Dracula (1931)

I’ve seen Universal’s 1931 Dracula quite a few times and it’s never impressed me but since I now own it on Blu-Ray I thought I’d give it another try.

Of course the biggest single problem with this movie is that it was so influential and has been imitated, quoted, homaged and parodied so many times. Everything about the movie became a horror movie cliché. What you have to keep always in mind is that in 1931 these were not clichés. At the time of its release this film was new, fresh and exciting. While Murnau’s 1922 Nosferatu was the first vampire movie for the vast majority of viewers in 1931 the Universal Dracula would have been their first exposure to the vampire film. In its day it had genuine shock value. It was not just the horror content but also the sexual implications. Dracula’s victims are almost all female and there is a very strong element of seduction in his hunting of his victims.

While Bram Stoker’s novel was well known and the stage adaptation had been very successful it’s also fair to say that most of the plot elements that are now so very familiar would have been new to most of the movie’s initial audience.

Dracula also marked the first appearance of the Universal gothic aesthetic. While that aesthetic would itself become something of a cliché there’s no question that in 1931 this movie must have been an extraordinary visual experience.

So in order to have any chance of appreciating this movie you have to try to forget all those imitations and parodies and just judge it on its own merits.

This naturally also applies to Bela Lugosi’s performance.


This at least is what I tried to do this time and it did help, to some extent at least.

The first twenty minutes is in my view as good as anything you’ll see in any gothic horror movie. We’re told what we need to know in very economical fashion but mostly the focus is  on building the atmosphere. Which is accomplished with outstanding success. There are just so many superb visual moments in this early part of the film. The first scene in the crypt below Dracula’s castle, the first glimpse of an undead hand opening a coffin lid, the celebrated scene on the staircase when Renfield first encounters the Count, the wonderfully eerie scenes with the three brides of Dracula - all absolutely superb.

After the first twenty minutes the scene shifts from Transylvania to England and the movie starts to lose impetus. There are not quite so many opportunities for visual pyrotechnics and upper-class English drawing rooms just aren’t as wonderfully spooky as medieval Transylvanian castles. There are still some very striking images but as the movie relies increasingly on dialogue rather than mood it becomes much less interesting.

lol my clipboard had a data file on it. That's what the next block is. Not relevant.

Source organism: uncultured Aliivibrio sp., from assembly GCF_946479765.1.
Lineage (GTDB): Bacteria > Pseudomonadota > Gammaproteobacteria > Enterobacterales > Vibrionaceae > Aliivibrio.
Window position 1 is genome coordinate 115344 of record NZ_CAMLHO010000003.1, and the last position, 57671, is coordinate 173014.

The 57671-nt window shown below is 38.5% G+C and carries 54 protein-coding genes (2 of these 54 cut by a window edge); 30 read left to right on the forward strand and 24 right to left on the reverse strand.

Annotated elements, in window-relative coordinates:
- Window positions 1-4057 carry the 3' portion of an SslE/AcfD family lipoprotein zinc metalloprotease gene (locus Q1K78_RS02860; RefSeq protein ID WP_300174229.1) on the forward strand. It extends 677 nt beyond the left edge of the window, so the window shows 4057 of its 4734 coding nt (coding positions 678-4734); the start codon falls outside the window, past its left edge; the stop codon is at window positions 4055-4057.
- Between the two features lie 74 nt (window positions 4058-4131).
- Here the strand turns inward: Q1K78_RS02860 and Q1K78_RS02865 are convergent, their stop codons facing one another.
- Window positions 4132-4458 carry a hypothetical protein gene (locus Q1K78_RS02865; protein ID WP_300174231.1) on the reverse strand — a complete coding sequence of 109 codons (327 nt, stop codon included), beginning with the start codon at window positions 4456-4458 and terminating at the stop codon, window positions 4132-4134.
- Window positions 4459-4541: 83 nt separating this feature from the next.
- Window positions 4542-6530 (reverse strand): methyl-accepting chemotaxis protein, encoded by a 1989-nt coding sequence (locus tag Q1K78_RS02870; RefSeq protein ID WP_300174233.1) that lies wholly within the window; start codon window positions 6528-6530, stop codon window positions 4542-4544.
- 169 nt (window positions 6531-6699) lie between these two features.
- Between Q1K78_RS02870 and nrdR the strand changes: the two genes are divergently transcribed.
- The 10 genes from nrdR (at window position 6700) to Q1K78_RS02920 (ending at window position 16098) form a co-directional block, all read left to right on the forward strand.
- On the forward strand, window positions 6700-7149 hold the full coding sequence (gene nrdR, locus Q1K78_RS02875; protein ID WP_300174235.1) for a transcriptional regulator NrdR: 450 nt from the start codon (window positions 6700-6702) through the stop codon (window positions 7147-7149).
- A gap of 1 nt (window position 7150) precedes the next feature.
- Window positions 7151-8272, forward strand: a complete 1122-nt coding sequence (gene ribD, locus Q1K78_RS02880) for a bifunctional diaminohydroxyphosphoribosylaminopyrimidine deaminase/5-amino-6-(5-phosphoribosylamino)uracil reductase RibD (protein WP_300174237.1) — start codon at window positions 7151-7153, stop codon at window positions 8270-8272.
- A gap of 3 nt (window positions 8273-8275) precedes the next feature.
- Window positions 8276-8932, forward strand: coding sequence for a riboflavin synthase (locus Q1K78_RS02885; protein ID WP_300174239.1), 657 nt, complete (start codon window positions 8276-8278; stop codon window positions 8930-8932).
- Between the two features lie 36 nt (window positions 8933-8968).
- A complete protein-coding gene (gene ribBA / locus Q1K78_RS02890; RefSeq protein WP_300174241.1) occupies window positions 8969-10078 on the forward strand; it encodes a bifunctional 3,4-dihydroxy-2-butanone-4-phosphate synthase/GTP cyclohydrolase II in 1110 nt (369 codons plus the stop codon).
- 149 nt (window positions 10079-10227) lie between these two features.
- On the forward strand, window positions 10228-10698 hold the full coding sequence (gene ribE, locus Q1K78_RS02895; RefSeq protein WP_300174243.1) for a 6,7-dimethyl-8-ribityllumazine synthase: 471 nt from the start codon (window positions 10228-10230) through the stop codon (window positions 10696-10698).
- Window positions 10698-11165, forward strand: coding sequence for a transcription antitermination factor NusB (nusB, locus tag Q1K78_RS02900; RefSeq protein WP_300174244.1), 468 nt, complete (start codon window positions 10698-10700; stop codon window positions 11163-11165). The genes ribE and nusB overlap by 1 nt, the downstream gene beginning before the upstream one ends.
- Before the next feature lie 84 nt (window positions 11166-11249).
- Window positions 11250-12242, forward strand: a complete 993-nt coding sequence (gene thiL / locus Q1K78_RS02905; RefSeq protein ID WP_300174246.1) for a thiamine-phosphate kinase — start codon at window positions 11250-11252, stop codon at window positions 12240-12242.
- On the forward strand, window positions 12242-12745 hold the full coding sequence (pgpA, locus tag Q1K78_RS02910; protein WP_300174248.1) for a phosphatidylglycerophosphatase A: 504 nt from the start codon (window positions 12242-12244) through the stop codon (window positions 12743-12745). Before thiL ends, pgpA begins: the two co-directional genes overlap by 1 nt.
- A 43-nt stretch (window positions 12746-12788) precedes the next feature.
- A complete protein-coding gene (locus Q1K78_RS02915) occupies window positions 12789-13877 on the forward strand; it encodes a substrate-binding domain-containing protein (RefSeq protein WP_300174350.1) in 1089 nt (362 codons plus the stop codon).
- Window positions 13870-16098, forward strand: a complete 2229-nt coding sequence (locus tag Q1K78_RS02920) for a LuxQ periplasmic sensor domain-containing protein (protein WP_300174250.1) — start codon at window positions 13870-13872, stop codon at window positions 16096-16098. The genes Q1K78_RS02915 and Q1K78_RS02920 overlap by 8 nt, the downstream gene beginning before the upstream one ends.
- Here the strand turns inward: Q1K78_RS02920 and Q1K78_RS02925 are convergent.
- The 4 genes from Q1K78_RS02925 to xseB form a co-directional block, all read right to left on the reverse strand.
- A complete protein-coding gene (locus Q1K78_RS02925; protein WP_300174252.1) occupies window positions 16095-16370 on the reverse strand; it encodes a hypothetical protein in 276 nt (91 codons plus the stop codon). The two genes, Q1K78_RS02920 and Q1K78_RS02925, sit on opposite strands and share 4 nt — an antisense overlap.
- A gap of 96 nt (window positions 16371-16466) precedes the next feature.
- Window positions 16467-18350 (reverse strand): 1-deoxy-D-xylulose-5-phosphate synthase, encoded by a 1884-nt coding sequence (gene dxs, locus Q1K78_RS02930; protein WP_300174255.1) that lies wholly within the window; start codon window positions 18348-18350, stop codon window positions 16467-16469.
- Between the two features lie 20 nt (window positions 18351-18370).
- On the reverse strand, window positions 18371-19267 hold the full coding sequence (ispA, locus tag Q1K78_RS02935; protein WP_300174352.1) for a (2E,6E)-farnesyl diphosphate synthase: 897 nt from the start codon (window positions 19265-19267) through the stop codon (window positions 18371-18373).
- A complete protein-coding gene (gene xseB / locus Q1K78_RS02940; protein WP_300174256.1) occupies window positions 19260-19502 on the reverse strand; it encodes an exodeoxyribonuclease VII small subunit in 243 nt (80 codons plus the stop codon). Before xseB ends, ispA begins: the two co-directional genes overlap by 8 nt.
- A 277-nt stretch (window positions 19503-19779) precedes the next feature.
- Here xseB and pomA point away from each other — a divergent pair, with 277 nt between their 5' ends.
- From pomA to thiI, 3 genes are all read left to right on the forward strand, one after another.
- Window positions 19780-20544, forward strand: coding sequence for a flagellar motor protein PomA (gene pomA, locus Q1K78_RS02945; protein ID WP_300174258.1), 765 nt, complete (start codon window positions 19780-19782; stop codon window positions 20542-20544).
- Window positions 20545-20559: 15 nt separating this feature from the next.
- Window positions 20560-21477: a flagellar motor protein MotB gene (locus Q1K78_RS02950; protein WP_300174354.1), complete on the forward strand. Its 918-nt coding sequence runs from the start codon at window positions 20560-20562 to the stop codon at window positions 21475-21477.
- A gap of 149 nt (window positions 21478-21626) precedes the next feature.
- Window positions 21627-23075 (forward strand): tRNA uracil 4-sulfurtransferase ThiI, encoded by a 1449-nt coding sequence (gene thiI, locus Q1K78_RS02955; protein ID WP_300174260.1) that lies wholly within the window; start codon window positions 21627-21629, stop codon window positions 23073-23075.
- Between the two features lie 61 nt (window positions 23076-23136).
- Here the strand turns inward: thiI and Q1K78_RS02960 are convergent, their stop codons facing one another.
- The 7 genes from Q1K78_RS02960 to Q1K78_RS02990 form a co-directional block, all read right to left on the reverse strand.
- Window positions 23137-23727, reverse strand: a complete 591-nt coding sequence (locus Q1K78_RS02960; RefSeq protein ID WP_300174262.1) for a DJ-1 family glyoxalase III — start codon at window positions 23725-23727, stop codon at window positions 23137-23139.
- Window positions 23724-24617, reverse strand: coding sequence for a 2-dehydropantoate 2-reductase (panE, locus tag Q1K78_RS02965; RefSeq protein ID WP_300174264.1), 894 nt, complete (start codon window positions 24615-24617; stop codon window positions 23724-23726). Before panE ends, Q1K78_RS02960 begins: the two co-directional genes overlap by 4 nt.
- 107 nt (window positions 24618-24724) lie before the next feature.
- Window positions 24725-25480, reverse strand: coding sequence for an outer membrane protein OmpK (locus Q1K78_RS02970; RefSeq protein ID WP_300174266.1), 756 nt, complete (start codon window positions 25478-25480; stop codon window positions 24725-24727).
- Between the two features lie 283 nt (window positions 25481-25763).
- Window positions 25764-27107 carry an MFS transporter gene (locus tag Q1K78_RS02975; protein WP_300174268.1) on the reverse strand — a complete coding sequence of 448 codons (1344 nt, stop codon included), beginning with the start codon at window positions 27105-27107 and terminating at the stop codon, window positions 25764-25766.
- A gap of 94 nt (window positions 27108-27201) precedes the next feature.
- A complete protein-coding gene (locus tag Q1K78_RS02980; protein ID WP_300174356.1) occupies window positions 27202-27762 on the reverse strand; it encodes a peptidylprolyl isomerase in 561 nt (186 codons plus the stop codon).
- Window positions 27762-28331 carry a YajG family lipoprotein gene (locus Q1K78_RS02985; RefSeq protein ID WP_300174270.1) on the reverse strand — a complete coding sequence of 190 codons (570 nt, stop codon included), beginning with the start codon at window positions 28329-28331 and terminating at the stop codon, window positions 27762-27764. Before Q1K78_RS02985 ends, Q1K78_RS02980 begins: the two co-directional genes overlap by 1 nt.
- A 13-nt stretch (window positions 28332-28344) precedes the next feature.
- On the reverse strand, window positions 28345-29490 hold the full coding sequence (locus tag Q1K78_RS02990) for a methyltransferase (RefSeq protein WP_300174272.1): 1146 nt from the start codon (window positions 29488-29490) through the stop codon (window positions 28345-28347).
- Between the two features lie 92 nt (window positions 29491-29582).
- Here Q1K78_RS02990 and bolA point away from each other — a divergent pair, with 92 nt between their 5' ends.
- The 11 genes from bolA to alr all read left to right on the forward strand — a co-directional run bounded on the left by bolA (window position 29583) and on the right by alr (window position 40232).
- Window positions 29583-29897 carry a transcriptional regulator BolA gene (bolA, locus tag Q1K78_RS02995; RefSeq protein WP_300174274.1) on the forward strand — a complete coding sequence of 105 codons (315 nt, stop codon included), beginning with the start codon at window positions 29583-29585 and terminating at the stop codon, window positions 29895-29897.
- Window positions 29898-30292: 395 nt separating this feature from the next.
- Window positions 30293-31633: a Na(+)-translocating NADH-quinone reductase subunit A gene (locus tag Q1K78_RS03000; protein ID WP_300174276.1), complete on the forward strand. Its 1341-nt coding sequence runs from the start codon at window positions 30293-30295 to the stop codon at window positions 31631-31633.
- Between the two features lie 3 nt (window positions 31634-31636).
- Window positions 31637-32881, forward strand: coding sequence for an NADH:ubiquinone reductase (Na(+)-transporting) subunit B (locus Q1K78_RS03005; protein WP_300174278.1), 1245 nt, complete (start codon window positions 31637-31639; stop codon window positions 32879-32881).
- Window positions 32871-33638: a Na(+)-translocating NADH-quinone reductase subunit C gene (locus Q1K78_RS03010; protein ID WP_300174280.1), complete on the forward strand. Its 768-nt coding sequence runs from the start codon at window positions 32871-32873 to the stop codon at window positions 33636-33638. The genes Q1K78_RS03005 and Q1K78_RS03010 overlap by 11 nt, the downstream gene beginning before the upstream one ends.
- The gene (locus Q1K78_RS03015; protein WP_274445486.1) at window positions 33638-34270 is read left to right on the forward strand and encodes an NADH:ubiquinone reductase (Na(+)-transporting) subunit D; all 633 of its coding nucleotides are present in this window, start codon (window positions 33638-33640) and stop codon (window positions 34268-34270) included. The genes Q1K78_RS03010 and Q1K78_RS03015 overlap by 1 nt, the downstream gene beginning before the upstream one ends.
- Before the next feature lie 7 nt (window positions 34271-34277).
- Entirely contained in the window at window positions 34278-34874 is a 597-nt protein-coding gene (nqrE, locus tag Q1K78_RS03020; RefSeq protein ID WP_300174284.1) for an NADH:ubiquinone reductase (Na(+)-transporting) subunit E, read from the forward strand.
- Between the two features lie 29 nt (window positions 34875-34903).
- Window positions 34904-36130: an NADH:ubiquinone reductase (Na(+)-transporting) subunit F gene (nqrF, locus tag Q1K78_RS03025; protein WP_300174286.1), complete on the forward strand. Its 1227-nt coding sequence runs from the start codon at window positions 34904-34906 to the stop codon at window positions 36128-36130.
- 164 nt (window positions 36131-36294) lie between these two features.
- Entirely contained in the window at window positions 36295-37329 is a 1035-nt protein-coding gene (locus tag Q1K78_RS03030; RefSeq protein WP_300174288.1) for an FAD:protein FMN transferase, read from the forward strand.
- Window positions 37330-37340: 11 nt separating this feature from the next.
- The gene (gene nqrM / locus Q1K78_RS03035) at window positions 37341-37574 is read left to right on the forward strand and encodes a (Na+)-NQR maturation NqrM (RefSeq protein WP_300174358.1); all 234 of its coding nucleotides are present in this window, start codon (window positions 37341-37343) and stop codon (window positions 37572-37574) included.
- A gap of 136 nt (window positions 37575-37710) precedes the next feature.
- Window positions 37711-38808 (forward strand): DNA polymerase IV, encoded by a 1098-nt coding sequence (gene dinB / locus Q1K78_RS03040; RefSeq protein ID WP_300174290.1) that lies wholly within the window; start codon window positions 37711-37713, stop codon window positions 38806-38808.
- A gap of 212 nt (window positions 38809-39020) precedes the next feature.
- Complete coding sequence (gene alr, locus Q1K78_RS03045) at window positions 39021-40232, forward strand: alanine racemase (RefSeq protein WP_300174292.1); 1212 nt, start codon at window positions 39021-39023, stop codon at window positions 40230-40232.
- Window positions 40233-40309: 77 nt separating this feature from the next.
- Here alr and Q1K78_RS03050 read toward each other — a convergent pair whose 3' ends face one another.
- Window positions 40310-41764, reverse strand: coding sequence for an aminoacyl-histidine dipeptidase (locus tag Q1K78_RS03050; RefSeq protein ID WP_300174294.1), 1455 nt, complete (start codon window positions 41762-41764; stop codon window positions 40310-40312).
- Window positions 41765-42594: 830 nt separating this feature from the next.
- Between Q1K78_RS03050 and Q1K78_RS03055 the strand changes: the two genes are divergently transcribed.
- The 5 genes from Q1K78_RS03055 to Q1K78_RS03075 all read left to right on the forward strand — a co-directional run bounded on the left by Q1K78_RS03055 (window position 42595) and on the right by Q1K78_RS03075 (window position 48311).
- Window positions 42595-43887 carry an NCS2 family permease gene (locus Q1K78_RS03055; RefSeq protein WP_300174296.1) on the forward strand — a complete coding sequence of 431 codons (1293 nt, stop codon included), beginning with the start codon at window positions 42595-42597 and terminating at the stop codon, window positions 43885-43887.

There is a school of thought that the strengths of this movie are due to brilliant cinematographer Karl Freund while its weaknesses are the responsibility of director Tod Browning. That might be going too far but certainly the visuals are consistently superior to the story-telling. In fact there are accounts of the making of the movie that suggest that Browning had little interest in proceedings. That would certainly explain the fact that the movie loses direction halfway through and never quite gets back on track.

Lugosi almost single-handedly created our idea of the film vampire - aristocratic, cultured, exotic and very theatrical. The cape, the middle European accent, the piercing stare, pretty much all the stereotypical vampire characteristic go back to Lugosi. In Murnau’s 1922 Nosferatu (an unauthorised adaptation of Stoker’s novel) Max Schreck makes the vampire bestial and rather disgusting. It’s a powerful performance in its own way but Scheck’s vampire is a mere monster. In literature there had certainly been aristocratic vampires but it was Lugosi who made the cinematic vampire a gentleman (albeit a slightly creepy gentleman). The many parodies of Lugosi’s performance have made it seem almost ridiculous but that’s perhaps a little unfair. Lugosi would certainly go on to give much better performances (in movies like White Zombie, The Black Cat and The Raven).


The early part of Dracula is very cinematic. Once the Count arrives in England though it becomes more and more simply a filmed stage production, and the performances (including Lugosi’s) become more stagey and much less effective. Edward Van Sloan as Van Helsing gives a performance that is both overly melodramatic and rather dull. Dwight Frye is certainly memorable as Renfield although again it’s essentially a silent movie performance.

Although I’m inclined to judge it less harshly than in the past overall Browning’s Dracula is still a bit of a disappointment, particularly since the essential ingredients were there for a great horror film, most notably the superb Universal gothic aesthetic and Lugosi as the Count.

Universal’s Blu-Ray release looks very good although the menus are unbelievably aggravating. There are plenty of extras - a couple of documentaries and an audio commentary by David Skal. The most exciting extra though is the Spanish-language Drácula, shot at the same time as the English version. It’s interesting enough to be worth its own post which will follow shortly.

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